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Philippine court calls a halt to GM eggplant trials
  • Philippine court calls a halt to GM eggplant trials

Copyright: Flickr/SuSanA

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  • A court has upheld a petition by Greenpeace to halt field trials

  • GM advocates in the Philippines are concerned it could create a precedent

  • The environmental harm and cost of insecticides is said to be high

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[MANILA] A court in the Philippines has ruled that a genetically modified (GM) crop, Bt eggplant, could pose risks to human health and the environment, and has called a halt to field trials — much to the disappointment of researchers.
 
The Philippine Court of Appeals said there is a lack of "full scientific certainty" and has ordered that scientists "permanently cease and desist" from continuing the trials needed for the commercial release of Bt eggplant.
 
The case was heard after Greenpeace had petitioned the Philippine Supreme Court in 2012 to stop the field trials. A temporary halt to the trials was called and the case passed to the Court of Appeals for review.
 
Bt eggplant contains the Bacillus thuringiensis (Bt) bacterium, which is toxic to the fruit and shoot borer, a major pest that can destroy up to 70 per cent of eggplants, the most popular vegetable in the country.
 
The petition claimed the field trials could contaminate more than 500 varieties of eggplant and other wild and weed-like relatives. It raised the possibility that with its insect-resistance gene, Bt eggplant can create aggressive weeds that may wreak havoc on agriculture and natural habitats
 
The appellants include the Philippines Department of Agriculture, and the International Service for the Acquisition of Agri-biotech Applications (ISAAA). Earlier this year, ISAAA reported that biosafety data from field trials of Bt eggplant had been gathered in eight sites that started in 2010.  

The ruling is not likely to affect current Bt eggplant research. But it puts on hold the market for the GM eggplant, potentially a major industry.
 
Scientists are also worried that the court's decision will be used as a precedent to prevent field trials of other biotech crops such as the golden rice that the Philippine Rice Research Institute (PhilRice) and the International Rice Research Institute (IRRI) are developing, and GM papaya and abacá, which local scientists are working on.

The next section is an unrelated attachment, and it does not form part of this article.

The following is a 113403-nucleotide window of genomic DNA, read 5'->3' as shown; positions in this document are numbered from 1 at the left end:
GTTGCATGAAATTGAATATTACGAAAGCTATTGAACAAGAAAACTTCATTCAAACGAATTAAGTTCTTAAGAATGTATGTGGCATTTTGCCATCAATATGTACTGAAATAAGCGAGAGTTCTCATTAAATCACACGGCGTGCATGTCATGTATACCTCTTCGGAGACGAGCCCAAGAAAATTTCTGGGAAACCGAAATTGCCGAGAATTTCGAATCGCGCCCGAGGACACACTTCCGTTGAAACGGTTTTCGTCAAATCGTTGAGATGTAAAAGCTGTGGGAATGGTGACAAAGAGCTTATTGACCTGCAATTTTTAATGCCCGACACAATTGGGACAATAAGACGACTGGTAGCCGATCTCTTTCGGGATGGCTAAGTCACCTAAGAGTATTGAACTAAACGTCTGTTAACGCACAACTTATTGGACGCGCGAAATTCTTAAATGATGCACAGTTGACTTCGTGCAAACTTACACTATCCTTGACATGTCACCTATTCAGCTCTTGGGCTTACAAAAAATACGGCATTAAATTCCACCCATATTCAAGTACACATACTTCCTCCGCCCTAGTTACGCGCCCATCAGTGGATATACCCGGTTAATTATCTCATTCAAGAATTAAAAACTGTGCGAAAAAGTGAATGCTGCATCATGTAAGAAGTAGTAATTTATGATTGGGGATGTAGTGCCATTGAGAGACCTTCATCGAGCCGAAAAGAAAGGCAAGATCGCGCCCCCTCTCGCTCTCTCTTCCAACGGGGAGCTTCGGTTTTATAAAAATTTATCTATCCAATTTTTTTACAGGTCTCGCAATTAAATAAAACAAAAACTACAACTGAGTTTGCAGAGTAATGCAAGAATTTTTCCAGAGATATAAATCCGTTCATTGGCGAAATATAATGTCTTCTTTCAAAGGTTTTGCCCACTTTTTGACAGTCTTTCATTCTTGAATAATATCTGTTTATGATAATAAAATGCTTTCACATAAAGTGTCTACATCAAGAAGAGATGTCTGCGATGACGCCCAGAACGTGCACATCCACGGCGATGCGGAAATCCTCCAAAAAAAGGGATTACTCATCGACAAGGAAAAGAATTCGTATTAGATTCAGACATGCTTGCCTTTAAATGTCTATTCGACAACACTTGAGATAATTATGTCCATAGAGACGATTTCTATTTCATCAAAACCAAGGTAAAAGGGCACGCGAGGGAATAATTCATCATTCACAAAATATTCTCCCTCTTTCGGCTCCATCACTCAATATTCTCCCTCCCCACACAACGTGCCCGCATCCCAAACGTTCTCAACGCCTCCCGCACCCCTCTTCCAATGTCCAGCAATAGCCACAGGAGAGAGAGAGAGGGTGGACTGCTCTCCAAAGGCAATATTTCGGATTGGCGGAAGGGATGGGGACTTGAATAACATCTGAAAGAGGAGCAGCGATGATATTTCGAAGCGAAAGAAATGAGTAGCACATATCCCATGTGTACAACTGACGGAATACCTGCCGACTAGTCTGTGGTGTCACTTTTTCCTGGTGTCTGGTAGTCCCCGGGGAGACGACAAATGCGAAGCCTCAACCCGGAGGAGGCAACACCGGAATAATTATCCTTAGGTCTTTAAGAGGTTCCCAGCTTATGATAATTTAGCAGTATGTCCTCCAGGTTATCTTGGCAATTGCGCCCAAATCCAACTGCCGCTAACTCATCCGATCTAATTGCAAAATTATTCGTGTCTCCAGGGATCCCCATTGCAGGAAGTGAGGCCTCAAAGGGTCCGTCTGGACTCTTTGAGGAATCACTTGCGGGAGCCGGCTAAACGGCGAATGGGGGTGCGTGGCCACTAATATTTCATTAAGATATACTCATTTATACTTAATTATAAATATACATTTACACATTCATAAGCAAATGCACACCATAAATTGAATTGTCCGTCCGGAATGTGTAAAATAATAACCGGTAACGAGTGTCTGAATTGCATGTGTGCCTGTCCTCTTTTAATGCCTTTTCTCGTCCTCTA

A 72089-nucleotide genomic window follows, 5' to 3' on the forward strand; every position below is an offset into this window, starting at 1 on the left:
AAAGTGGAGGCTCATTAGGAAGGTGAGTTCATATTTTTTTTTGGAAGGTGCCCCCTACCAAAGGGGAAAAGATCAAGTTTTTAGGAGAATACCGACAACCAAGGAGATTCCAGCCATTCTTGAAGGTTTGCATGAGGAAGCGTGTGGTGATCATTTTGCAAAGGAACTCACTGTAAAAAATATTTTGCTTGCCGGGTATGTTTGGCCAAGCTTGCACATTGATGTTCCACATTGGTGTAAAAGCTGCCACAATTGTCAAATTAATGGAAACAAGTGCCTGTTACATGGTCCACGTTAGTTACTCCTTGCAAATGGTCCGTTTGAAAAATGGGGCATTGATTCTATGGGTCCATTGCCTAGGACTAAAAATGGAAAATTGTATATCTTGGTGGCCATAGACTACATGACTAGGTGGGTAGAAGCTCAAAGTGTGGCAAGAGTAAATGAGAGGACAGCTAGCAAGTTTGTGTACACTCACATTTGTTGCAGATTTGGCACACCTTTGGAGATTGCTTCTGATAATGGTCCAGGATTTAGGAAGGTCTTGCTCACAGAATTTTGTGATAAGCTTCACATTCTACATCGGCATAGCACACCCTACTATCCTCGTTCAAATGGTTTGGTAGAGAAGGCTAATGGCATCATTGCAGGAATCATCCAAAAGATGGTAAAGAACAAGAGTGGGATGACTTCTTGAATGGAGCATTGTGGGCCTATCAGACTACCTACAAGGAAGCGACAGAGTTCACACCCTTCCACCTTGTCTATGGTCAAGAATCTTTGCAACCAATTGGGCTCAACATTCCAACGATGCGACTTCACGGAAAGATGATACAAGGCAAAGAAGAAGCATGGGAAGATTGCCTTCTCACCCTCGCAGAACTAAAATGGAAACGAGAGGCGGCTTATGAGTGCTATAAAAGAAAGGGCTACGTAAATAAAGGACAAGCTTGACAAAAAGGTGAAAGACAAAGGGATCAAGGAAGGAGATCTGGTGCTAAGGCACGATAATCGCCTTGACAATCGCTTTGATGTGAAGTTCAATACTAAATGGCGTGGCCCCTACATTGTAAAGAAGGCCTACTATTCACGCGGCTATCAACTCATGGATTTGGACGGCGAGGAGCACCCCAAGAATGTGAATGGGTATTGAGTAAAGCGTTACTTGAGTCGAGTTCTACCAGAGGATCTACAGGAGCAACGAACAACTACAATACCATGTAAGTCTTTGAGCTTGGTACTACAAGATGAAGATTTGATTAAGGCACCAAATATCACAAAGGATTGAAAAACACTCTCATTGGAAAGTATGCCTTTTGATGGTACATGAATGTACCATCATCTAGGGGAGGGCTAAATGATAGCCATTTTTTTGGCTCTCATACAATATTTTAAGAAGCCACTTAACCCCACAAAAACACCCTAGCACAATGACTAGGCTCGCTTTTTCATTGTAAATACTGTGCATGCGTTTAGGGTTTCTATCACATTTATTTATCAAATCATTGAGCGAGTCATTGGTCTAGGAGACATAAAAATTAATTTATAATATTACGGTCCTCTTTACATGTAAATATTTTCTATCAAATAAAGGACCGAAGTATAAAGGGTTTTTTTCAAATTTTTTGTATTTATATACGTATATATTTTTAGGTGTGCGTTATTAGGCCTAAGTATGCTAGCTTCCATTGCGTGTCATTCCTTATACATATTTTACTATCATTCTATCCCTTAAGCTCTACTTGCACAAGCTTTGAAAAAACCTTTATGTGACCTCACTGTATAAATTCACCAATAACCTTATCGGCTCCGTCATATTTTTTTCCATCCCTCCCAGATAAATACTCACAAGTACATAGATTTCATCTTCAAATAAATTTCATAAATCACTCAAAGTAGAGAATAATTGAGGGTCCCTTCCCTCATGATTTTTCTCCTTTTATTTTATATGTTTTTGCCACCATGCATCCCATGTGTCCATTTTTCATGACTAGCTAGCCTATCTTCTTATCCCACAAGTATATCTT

"We will appeal the decision," says William Padolina, who heads the National Academy of Science and Technology (NAST), which advises the Philippine government. "That means bringing the case before the Supreme Court."
 
Greenpeace welcomes the ruling."This landmark decision reflects that there are indeed flaws and lapses in the current regulatory process for genetically modified organisms such as Bt eggplant, which exposes our environment and health to unknown long-term consequences," says Daniel Ocampo, Greenpeace's sustainable agriculture campaigner in South-East Asia. 
           
But Emiliana Bernardo, a member of the scientific and technical review panel at the Department of Agriculture, which assesses the safety of GM foods, says most eggplant farmers spray insecticides every other day, or up to 80 times during the growing season, to control the borer.
 
This means consuming conventional eggplants is more dangerous because "we are eating poison directly", adds Ruben Villareal, former chancellor of University of Philippines Los Baños, one of the research institutions conducting the field trials for the government.
 
A 2007 PhilRice study (Ex-Ante Economic Impact Assessment of Bt Eggplant Crop Production in the Philippines) concluded that Bt eggplant will reduce pesticide use by 48 per cent and could raise a farmer’s income by about US$2,200 per hectare, as production cost is cut by 16 per cent.
 
This article has been produced by SciDev.Net's South-East Asia & Pacific desk.
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